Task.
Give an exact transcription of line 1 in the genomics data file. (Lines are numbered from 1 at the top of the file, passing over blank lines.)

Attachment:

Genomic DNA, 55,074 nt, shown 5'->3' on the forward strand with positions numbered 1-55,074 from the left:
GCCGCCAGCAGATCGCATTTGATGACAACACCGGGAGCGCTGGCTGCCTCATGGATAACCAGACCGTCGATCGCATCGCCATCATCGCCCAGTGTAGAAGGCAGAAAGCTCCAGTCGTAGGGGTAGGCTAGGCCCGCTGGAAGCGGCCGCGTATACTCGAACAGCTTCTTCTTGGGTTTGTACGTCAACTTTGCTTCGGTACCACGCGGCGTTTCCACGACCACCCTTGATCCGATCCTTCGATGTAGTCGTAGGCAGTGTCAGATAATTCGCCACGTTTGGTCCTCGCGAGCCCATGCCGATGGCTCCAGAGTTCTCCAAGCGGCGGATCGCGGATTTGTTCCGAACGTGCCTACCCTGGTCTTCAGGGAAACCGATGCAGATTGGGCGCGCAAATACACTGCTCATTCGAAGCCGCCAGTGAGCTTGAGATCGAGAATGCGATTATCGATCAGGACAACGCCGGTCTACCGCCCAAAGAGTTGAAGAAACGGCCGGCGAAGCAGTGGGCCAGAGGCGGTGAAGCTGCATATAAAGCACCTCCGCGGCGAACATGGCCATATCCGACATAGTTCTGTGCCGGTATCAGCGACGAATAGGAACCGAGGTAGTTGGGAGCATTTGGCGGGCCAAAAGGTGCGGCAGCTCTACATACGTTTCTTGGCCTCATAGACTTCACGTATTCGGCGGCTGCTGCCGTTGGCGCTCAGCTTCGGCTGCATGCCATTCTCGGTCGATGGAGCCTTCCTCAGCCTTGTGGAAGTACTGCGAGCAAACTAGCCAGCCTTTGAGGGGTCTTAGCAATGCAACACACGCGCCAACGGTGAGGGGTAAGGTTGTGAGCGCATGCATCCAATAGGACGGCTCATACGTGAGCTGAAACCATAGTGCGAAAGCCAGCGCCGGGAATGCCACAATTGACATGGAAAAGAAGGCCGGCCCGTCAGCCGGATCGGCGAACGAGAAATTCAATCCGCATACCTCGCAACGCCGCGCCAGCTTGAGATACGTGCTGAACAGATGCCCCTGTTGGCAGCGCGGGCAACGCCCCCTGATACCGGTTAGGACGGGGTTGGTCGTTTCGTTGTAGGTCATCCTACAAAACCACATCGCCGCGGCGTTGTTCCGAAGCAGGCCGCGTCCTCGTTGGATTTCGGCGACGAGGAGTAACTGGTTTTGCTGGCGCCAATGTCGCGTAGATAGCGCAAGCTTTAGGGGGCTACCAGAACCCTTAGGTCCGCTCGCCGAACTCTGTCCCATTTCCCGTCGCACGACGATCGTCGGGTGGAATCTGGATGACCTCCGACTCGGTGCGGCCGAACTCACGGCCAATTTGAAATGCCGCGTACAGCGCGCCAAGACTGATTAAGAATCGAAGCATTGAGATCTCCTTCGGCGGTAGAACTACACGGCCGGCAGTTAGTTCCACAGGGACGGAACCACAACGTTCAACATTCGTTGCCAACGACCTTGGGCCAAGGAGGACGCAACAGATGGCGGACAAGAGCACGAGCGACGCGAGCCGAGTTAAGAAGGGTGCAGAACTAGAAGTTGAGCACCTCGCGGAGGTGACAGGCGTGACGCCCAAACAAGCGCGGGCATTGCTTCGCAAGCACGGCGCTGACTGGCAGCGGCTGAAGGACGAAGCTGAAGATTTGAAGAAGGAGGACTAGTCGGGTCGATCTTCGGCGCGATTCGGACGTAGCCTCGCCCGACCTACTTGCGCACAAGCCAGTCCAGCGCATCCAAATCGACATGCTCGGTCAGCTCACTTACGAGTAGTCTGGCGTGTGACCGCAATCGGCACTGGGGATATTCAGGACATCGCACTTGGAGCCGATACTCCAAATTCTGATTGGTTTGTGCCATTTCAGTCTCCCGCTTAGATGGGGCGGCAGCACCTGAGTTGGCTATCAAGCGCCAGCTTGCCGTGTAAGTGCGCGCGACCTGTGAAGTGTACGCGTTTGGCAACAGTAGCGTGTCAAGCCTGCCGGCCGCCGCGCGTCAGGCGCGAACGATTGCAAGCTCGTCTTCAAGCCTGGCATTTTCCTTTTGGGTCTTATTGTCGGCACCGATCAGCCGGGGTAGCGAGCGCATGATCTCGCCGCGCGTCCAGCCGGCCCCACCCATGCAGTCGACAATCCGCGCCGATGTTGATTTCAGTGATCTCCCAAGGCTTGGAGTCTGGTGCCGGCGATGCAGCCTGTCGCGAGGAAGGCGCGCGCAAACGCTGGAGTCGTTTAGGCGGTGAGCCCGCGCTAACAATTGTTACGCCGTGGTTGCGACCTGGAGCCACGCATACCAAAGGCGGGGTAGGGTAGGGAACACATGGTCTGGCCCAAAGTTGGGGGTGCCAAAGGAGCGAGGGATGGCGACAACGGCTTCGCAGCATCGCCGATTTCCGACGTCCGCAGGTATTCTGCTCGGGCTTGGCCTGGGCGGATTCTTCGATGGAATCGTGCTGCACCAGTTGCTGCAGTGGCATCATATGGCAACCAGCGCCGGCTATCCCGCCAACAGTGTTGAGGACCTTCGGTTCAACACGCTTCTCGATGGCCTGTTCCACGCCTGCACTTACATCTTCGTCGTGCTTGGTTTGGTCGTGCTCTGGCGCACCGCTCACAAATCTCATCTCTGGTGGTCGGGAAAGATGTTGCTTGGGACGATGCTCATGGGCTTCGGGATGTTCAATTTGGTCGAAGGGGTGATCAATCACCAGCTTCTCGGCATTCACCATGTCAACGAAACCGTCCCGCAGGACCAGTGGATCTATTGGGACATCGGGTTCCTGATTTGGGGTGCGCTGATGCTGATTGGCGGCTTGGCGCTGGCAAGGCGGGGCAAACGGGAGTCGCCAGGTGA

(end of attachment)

Genomic DNA, 55,074 nt, shown 5'->3' on the forward strand with positions numbered 1-55,074 from the left: